Access to water and environmental protection represent major challenges of the twenty-first century. Population growth, urbanization and industrialization have triggered a significant increase of water demand and fresh water resources are pushed to their limits in many part of the world. This crisis has raised challenges that have not only local or regional scale but also a global dimension. Fresh water resources have always been understood as belonging to a State or a group of States, and not to the international community as a whole. Fresh water management and protection have so far been undertaken in a context of geographical proximity such as in the case of river basins. The new challenges generated by the global freshwater crisis call for an evolution of international water law. Common Concern and Common Heritage regimes induce an idea of cooperation between States, intergenerational solidarity and help transcend territoriality. The present chapter analyses the applicability of the Common Concern and Common Heritage regimes to fresh water resources.
With the growth in the number of investment treaties and investment treaty arbitrations, criticisms have arisen that the investment treaty regime has an adverse impact on the protection of human rights. It has been argued that it puts States in situations in which they face conflicting international legal obligations under the two regimes. This chapter looks at four constellations to analyse the current relationship between international investment law and human rights law. First, it addresses cases involving allegations that the human rights of the investor have been violated in the context of State interference with an investment. Second, it discusses situations involving allegations that the investor’s actions have violated the human rights of the host State population. Third, it analyses the implications of host States amending their legislation to better comply with human rights obligations. Finally, it analyses cases where the host State invokes human rights to justify non-compliance with investment protection provisions during an economic crisis.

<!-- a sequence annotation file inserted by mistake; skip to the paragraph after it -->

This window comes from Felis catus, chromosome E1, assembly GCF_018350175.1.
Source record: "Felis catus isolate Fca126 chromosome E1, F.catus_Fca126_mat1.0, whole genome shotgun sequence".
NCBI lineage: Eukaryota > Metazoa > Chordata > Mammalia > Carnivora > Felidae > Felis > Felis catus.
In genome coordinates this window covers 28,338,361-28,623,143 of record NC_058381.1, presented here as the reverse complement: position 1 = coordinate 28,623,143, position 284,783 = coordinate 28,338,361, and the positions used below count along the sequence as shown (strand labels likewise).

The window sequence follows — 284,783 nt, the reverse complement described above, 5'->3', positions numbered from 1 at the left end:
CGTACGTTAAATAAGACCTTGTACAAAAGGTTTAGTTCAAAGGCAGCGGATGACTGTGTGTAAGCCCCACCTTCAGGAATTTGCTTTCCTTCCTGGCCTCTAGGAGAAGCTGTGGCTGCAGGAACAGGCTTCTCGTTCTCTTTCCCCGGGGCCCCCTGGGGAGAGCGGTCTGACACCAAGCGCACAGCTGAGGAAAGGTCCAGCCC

Pieter Van Cleynenbreugel
This chapter identifies and distinguishes four different types of scholarship and policymaking on the relationship between competition law and innovation. Scholarship varies to the extent that it considers innovation to be an exogenous or external value to the competition law protection framework and conversely an endogenous or internal value. In addition, different scholars frame innovation either as a positive or a negative value that needs to be addressed by (competition) law. Distinguishing those different kinds of scholarship, the chapter offers a framework in which the different chapters throughout the volume can be understood better.
IC is of major, if not dominant, importance in advanced economies. Adoption of capitalist institutions and pro-innovation policies worldwide. Intellectual capitalism as a knowledge-based capitalist economy has emerged, promoting a strong (and criticized) IP regime with strong growth of registered IPRs. Sweden, S. Korea, Switzerland and the US rank highest on innovation spiral variables, and these variables were all positively correlated, except for growth, which was uncorrelated. Small and mostly old Western European countries were found to dominate the set of top ten countries regarding entrepreneurship, quality of government, competitiveness, rule of law and democracy, and EU countries dominated among the top ten regarding quantity of government. Quantity of government was statistically disconnected from all innovation spiral variables as well as from quality of government. Strong innovation spirals appeared to be associated with small countries with high quality democratic governments and strong rule of law while large low quality governments were associated with weak innovation spirals.
Steven Blockmans and Panos Koutrakos
The Common Foreign and Security Policy of the European Union has been carried out in a rapidly changing policy and legal context. This book aims to explore a number of threads that underpin this context. In doing so, it will achieve the following objectives. First, it will analyse the intrinsic links (institutional, procedural, substantive) between the EU’s legal rules and procedures and the deeply politicized context within which these are applied in the evolving external action of the Union. Second, it will identify legal challenges to the implementation of an integrated approach to EU external action and to gauge their implications for both the legal and policy frameworks of the CFSP. Third, it will examine the extent to which the legal framework and practice in CFSP is governed by flexibility and contributes to the efficient and effective conduct of the Union’s external action. Finally, it will identify new trends emerging from the practice of CFSP.